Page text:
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Warner University Plans a Year of Strategizing for the Future

February 2, 2022 News, Talent Pipeline

Coming off a year of fundraising, Warner University President David Hoag is preparing for a year of planning in 2022, charting a path for the next five to 10 years at the southeast Polk County university in Lake Wales. 

“We just went through a capital campaign and raised over $25 million,” said Hoag, who has been president at Warner for five years. The “giving” side was the biggest success from 2021, he said. 

The planning process will include “dreaming big,” Hoag said, to see what role Warner can play in Polk County and Central Florida.

“We try to look at what the needs are in Central Florida from a job perspective that Warner fits well with. We have to see: What part do we play?”

For now, the university is working on its stadium project. Warner has been meeting with potential partners like the city of Lake Wales to build a stadium together, something lacking in the southeastern portion of the county. 

“We received a $1 million gift late last year to put in an artificial surface field,” Hoag said. “We’re putting in the field this year, the first phase, which can be used for football, soccer, our women’s flag football team and lacrosse.”

That should be completed by Aug. 1. Then, the university will decide how much further it wants to develop the area south of State Road 60 on U.S. 27 and raise additional money to do it.

Hoag always focuses on expenses and improving the university’s financial picture. Warner has not borrowed money for operations in 2 ½ years and completes construction projects without debt. “That’s what I’m most pleased about.”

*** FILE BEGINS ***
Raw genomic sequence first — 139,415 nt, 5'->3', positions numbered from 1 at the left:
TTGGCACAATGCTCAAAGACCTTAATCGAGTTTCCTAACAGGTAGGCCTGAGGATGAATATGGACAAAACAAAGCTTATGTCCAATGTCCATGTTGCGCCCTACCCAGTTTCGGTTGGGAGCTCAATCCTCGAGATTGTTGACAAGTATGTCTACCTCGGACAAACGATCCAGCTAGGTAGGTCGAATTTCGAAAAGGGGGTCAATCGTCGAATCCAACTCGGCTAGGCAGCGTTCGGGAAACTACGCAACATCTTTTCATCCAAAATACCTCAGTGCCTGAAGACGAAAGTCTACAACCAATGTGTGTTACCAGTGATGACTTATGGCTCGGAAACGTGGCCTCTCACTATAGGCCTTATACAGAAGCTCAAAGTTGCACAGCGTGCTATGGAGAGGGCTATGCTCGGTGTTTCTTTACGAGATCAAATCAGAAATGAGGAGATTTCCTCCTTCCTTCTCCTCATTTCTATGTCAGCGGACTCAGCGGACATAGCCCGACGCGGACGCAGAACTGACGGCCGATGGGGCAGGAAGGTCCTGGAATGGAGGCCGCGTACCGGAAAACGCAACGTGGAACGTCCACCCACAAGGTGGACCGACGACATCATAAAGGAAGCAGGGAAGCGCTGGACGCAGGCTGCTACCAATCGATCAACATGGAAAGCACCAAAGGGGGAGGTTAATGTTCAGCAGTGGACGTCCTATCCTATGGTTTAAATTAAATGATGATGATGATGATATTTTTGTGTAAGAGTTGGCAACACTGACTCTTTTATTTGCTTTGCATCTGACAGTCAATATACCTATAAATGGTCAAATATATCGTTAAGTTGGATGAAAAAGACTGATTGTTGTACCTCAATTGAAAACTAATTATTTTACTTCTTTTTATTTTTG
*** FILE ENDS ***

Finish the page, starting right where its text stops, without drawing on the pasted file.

More than 90% of Warner’s students are from Florida, and about half of those are from Central Florida, Hoag said. “Athletics plays a part in that; we have over 20 teams. We have traditional athletics and also a clay shooting team because one of the largest majors here is agriculture. It’s a big deal in Polk County and Central Florida, and we are the only school that has a stand on the back part of campus. We recruit from all over the U.S.; some aspire to be on the Olympic team.”

Ag is King

At Warner, Agricultural Studies is a popular degree – and Warner is one of only three universities in the state that offers such a program (the other two are the University of Florida and FAMU). That fits nicely with one of the Central Florida Development Council’s targeted industries: agribusiness and agritechnology. 

“We can be a good player from the agricultural perspective,” said Hoag, whose family started a greenhouse business – growing gourmet tomatoes and cucumbers – in 1920. Agriculture is the No. 2 industry in Florida, following tourism. “Not many people get that. When people think agriculture in Florida, they think citrus. It’s so much bigger – it’s cattle, food safety, citrus, strawberries, tomatoes, you name it. ”

Eight years ago, he said, the school organized an advisory committee of agricultural leaders in Central Florida to explore what the community needed and what Warner offered and could offer. It started its Agricultural Studies program about a year later, then raised funds to build a 20,000-square-foot ag complex on campus. The university grows various crops in its gardens and is planting a small orange grove on its 27-acre pasture.